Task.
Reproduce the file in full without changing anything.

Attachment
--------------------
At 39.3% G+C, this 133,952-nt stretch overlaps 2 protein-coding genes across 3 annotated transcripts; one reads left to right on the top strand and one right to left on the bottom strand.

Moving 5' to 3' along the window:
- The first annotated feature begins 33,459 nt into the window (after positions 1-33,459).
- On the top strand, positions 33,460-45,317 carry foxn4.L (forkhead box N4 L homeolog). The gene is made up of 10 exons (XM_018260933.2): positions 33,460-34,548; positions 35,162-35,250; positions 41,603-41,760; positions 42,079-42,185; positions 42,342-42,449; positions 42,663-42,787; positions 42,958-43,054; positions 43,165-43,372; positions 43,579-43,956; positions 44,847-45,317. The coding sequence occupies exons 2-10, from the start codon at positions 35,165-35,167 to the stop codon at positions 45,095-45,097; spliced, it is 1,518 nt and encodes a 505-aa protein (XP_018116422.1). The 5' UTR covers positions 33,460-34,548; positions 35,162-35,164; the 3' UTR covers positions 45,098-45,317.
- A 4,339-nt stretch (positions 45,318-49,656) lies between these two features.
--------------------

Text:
At 39.3% G+C, this 133,952-nt stretch overlaps 2 protein-coding genes across 3 annotated transcripts; one reads left to right on the top strand and one right to left on the bottom strand.

Moving 5' to 3' along the window:
- The first annotated feature begins 33,459 nt into the window (after positions 1-33,459).
- On the top strand, positions 33,460-45,317 carry foxn4.L (forkhead box N4 L homeolog). The gene is made up of 10 exons (XM_018260933.2): positions 33,460-34,548; positions 35,162-35,250; positions 41,603-41,760; positions 42,079-42,185; positions 42,342-42,449; positions 42,663-42,787; positions 42,958-43,054; positions 43,165-43,372; positions 43,579-43,956; positions 44,847-45,317. The coding sequence occupies exons 2-10, from the start codon at positions 35,165-35,167 to the stop codon at positions 45,095-45,097; spliced, it is 1,518 nt and encodes a 505-aa protein (XP_018116422.1). The 5' UTR covers positions 33,460-34,548; positions 35,162-35,164; the 3' UTR covers positions 45,098-45,317.
- A 4,339-nt stretch (positions 45,318-49,656) lies between these two features.